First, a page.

Thursday, February 05, 2009


My favorite movie eras are the 30's, 40's, and 60's. This movie is a perfect example of why I tend to shy away from 50's films (too much emphasis on bright color surfaces, too much artificiality, not enough risk-taking, and mediocre acting, with good actors often placed in roles that don't suit them) and yet I continue to sample them as I sometimes find subversive pleasures which were probably not part of the filmmakers' master plan. This is a musical remake of a 40's romantic comedy called TOM, DICK AND HARRY starring Ginger Rogers (which I have not seen). Jane Powell is a dreamy young working girl who still lives with her parents, loves romantic movies, and yearns for the good life with a rich husband—her first song, sung in her bedroom, reminds me a bit of Ann-Margret's "How Lovely to Be a Woman" in BYE BYE BIRDIE. Her unambitious, stable, steady, stick-in-the-mud boyfriend is realtor Tommy Noonan; at a nighttime beach party, he sets up lounge chairs for the two of them amongst the teeming masses of couples on the sand who are making out like crazy. She rather passively accepts his proposal of marriage, but the next day, on a crazy impulse, she jumps into the water off a ferry boat, hoping to be "saved" by the owner of a nearby yacht. Instead, it's boat repairman Cliff Robertson who picks her up. He's handsome, hunky, and down to earth, and they hit it off well, but the problem is that money is not his main concern in life. Still, she becomes engaged to him without mentioning Noonan. Later, she manages to meet the real yacht owner (Keith Andes) who seems to be the answer to her dreams, and gets engaged to him. Naturally, the three find out about each other and soon she has to choose the one most likely to make her happy.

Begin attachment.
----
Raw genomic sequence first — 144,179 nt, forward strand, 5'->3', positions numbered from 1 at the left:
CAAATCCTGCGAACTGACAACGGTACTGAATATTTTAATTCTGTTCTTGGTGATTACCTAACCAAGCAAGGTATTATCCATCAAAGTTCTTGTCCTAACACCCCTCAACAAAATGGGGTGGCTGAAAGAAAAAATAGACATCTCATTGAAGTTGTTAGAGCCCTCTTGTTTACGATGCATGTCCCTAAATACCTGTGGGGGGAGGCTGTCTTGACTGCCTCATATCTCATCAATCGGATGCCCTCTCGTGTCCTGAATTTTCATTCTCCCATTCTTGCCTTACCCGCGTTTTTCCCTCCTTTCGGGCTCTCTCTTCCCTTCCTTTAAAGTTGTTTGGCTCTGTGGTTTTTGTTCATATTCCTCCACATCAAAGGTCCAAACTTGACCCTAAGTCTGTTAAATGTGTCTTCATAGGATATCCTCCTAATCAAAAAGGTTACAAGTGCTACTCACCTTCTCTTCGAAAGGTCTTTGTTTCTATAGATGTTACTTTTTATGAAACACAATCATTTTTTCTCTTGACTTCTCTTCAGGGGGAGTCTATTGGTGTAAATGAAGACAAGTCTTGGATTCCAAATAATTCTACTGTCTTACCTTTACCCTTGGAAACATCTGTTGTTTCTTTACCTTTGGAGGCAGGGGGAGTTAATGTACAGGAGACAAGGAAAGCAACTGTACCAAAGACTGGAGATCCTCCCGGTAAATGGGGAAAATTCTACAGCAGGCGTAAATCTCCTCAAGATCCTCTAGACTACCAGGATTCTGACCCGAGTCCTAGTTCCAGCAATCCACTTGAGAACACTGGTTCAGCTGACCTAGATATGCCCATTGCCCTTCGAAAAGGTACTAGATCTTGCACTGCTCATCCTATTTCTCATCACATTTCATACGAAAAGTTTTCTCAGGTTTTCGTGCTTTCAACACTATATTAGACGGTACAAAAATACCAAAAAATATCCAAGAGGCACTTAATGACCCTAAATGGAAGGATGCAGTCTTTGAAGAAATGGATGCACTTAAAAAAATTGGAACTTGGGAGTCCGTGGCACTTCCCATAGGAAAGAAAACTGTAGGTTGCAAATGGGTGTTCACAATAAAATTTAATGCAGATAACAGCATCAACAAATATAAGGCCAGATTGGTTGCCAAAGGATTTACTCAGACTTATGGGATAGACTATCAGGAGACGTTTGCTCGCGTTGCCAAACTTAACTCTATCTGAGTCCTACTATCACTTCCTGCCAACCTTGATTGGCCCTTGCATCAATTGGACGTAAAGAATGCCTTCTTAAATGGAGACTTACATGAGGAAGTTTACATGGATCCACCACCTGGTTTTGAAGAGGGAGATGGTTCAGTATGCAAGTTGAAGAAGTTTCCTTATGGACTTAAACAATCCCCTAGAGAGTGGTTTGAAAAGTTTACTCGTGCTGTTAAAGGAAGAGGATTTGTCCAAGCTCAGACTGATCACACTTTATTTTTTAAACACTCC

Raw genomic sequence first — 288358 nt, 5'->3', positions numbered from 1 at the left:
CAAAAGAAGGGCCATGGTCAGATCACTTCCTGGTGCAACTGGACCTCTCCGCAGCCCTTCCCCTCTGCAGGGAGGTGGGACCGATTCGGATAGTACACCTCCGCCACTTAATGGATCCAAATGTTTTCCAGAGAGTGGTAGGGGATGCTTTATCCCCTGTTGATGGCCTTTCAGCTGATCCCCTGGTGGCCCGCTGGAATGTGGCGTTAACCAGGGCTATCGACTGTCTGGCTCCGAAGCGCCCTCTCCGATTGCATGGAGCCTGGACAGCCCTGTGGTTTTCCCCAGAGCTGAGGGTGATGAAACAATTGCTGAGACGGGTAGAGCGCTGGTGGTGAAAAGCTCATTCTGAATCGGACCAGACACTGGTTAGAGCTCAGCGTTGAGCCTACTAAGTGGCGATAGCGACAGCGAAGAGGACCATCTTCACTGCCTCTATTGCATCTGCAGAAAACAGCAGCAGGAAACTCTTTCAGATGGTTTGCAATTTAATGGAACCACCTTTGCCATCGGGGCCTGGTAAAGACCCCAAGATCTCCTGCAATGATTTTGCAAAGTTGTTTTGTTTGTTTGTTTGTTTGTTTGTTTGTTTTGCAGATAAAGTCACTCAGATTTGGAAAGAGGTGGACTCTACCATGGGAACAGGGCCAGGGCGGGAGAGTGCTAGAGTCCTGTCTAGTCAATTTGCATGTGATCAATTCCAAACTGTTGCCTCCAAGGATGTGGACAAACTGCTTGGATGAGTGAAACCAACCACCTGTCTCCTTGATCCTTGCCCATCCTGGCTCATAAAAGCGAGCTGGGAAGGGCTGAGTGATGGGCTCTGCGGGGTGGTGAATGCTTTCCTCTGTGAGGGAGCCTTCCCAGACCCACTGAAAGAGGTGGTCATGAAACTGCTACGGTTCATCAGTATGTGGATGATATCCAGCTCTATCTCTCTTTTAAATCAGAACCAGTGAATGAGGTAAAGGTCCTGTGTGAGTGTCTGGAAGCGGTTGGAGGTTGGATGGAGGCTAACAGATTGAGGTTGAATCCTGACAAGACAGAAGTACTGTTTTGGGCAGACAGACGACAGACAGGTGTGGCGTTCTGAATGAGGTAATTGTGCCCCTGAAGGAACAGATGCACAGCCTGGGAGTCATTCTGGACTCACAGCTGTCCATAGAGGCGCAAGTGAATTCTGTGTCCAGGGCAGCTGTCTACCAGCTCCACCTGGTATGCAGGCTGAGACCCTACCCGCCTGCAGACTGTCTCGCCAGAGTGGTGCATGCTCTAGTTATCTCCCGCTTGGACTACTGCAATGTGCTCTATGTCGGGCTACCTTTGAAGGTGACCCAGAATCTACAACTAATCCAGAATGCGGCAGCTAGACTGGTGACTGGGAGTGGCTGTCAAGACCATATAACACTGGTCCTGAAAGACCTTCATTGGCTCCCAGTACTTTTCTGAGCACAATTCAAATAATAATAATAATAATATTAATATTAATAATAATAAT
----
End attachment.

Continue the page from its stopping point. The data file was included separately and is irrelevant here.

The plot has promise, as does the gimmick that we see her whimsical (and musical) imaginings of what life would be like with each one. The production numbers are well executed with choreography by Gower Champion, but the songs themselves, despite some clever lyrics, are unmemorable. The pacing is absolutely leaden in the first half, though things do pick up a bit later. Powell is a problem: she's pretty and peppy, and sings and dances fine, but she was almost 30 and looks it, and the character seems like she should be quite a bit younger. Kaye Ballard is fun as her best friend, and Frank Cady (Sam Drucker on "Green Acres") and Una Merkel play Powell's parents. A cute dancer named Kelly Brown plays Ballard's boyfriend (in real life, Brown was the father of dancer Leslie Browne who was nominated for an Oscar for THE TURNING POINT). The movie's saving grace is how darn gay it seems. Noonan, passive if not quite an obvious sissy, exclaims, when Powell says yes to his proposal, "You've made me the happiest girl in the world!" One number (I think it's called "Balboa") is full of shirtless men in short swim trunks, showing lots more skin than the women do. A Mexican-themed dance features Andes and Brown acting a tad swishy, and when Robertson goes to Noonan's place of work to check out his competition, the scene plays out like a not-so-subtle gay pick-up. Without these little delights, I'm not sure I would have stayed with the film until the end. [TCM]

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